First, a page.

Church, State, or Meditate?
Published on June 9th, 2009 | by Harmonist staff14
By Nitaisundara dasa
Recently the ongoing issue of practicing meditation, specifically the “transcendental” variety, in schools has been receiving more press. This is due largely to the outspoken comments of celebrity director David Lynch and the public support his foundation has received from other high-profile characters—particularly Paul McCartney and Ringo Starr, who recently headed a three million dollar fund-raising event for Lynch’s cause. Aside from his desires to take Transcendental Meditation to the Middle East and Rio de Janiero (in an effort to decrease violence, amongst other things) Lynch hopes to spread TM throughout U.S. public schools.
Some reports currently claim that there are already over 2,000 students in 21+ schools practicing TM as part of their school day. From what I can tell, both the students and many of the teachers seem to see the practice in a positive light. But, as would be expected, there are some who are adamantly against the integration of “cult” practices into the already fantastic American school system. To them, the promotion and practice of TM in public schools constitutes a breach of the separation of church and state. Whether this is truly the heart of their objection, or the true concern lies in the embrace of a weird, “new-agey,” Indian “thing,” I remain skeptical. Add to that the fact that most of the protest seems to come from Christians, and the whole “separation of church and state” assertion becomes even more suspect. We then find ourselves in the age-old fundamentalist battle that is really saying, “Separation of your church and my state,” which itself is a compromise from the ideal: “eradication of your church entirely.”
TM proponents seem equally adamant that TM is not a religion, but a science. They cite scientific studies that support their claims that TM benefits both mind and body. While I have read in multiple places scholars disregarding these studies as flawed, I am yet to see further elaboration. I personally do not doubt the potential of such a practice to be beneficial in some scope, for both adults and children.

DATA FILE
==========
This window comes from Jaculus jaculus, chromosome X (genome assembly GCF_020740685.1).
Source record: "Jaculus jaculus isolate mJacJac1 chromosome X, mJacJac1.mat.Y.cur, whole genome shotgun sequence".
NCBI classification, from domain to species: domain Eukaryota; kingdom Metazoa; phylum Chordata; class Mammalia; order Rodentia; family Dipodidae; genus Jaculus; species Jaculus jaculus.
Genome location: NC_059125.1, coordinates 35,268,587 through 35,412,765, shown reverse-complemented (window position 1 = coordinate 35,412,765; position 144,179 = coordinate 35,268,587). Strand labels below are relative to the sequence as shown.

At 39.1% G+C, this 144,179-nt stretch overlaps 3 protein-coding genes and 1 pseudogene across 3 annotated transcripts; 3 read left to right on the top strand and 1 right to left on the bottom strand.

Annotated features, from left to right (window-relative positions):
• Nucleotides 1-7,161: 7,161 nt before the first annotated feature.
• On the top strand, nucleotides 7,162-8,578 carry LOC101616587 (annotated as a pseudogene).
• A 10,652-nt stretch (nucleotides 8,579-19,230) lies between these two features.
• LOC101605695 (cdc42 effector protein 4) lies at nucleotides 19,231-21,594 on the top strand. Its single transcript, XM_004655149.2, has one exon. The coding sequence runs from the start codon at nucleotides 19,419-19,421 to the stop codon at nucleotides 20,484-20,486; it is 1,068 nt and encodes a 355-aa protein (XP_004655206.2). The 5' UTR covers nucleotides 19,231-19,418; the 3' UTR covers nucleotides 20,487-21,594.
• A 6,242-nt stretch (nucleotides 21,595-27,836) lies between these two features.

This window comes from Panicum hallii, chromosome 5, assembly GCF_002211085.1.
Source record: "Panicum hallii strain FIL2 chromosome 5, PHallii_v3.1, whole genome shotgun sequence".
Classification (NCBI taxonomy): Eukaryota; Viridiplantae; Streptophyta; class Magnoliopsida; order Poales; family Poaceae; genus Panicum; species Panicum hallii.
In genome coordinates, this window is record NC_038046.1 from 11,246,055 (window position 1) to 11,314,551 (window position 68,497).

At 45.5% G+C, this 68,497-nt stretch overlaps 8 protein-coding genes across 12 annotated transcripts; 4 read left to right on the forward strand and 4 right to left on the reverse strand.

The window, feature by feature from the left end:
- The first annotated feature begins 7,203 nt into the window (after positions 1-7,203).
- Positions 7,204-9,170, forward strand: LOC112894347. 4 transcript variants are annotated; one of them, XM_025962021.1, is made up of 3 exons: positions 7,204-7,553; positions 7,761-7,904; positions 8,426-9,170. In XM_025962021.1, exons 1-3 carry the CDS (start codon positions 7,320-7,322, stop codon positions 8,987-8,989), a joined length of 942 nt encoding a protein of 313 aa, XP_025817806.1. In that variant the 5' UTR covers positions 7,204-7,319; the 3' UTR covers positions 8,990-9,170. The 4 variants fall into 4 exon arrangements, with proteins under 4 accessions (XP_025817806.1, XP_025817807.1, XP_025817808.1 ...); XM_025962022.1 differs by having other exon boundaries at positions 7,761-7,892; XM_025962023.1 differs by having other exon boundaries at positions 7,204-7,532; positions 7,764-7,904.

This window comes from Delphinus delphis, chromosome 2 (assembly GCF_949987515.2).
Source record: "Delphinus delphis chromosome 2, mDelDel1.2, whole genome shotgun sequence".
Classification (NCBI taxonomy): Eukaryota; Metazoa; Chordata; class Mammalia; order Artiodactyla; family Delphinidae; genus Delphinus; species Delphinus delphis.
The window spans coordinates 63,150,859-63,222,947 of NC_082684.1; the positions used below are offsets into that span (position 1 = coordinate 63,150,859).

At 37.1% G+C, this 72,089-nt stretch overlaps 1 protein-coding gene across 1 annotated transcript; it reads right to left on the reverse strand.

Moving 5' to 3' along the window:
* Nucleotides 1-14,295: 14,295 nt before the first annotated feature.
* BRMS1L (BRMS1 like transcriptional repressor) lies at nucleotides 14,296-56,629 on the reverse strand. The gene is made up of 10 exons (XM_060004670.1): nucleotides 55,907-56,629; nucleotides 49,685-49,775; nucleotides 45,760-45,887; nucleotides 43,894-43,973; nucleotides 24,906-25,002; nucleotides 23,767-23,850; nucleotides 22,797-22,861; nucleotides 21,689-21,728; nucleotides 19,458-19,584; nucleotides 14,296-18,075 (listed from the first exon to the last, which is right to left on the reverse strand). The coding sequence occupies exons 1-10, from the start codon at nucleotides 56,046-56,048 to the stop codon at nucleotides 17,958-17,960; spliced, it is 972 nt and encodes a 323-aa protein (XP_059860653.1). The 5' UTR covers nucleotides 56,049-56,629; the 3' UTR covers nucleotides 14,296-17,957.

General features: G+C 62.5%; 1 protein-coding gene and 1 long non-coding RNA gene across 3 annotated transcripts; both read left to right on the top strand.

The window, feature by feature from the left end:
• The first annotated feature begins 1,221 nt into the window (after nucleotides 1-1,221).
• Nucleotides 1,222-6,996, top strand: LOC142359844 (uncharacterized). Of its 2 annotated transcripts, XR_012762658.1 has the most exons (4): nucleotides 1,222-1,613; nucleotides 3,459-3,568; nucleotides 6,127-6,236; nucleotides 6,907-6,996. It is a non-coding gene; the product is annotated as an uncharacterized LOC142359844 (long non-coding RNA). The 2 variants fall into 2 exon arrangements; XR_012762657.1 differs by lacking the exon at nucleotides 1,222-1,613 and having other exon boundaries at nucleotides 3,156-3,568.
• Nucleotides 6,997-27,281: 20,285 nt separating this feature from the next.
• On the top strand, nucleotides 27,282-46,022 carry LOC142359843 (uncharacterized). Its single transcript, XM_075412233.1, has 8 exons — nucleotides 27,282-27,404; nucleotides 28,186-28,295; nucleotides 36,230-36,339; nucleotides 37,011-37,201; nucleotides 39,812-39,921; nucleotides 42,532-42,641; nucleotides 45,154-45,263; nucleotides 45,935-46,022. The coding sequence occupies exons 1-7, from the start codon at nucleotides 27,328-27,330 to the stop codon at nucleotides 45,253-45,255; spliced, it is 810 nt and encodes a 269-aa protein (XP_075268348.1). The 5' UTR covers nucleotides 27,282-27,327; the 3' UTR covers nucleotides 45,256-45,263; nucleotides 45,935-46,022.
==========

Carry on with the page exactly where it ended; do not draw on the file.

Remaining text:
There is another side to TM though, one that proponents perhaps play down in the public and more so than in the past. Firstly, enlightenment ain’t cheap. For adults it costs about $2,500 to enroll in a TM course. This has always been a part of the TM process and for many, including myself, it calls into question the authentic spiritual nature of the “science.” Of course, being a “science,” I suppose there is no conflict here. Secondly, while it is safe to assume that all parties want the youth to be able to rise above petty conflicts and violence, never before has this been interpreted to mean levitation. Perhaps the fact that Maharishi Mahesh Yogi offered levitation and other siddhis through TM is another reason why people object to its public school application. Indeed, this aspect of TM is likely to be seen as demonic and laughable by Christians and secularists, respectively.
It seems to me that TM both is and is not Hinduism. It is Hinduism in that incorporates mantras to Hindu gods and even a superficial exploration of Maharishi’s teachings quickly reveals them to be some form of Advaita Vedanta. But in the context of the public school debate there is nothing I have come across from students that hints towards religion at all. Rather, this is what students experience: “I meditate and it calms me. It helps me to focus on schoolwork,” “I did my breathing and felt really calm,” “it makes my mind clearer¬—and my day so much smoother.” This is the TM of the classroom. No enlightenment, no bliss, and no merging of any sort, simply mental and physical results which the students seem to like. Then again, in as much as the majority of people in any religious tradition are engaged in it on a fairly superficial and self-serving level, perhaps these minute benefits are religious. Maybe this is the actual issue at hand for Christians: TM is assisting the goals that many of them engage in their own religion to accomplish.
Rather than squabbling over what does constitute a violation of the separation of church and state, perhaps we should endeavor to nurture the youth’s ability to recognize and rise above dogmatism and hypocrisy, which absolutely spreads across all varieties of religions and political institutions. Then we might really find ourselves “rising above” in a way that is infinitely more substantial than levitation.
TM in schools on CBS Sunday Morning Show
TM in schools on the “TM-Free Blog”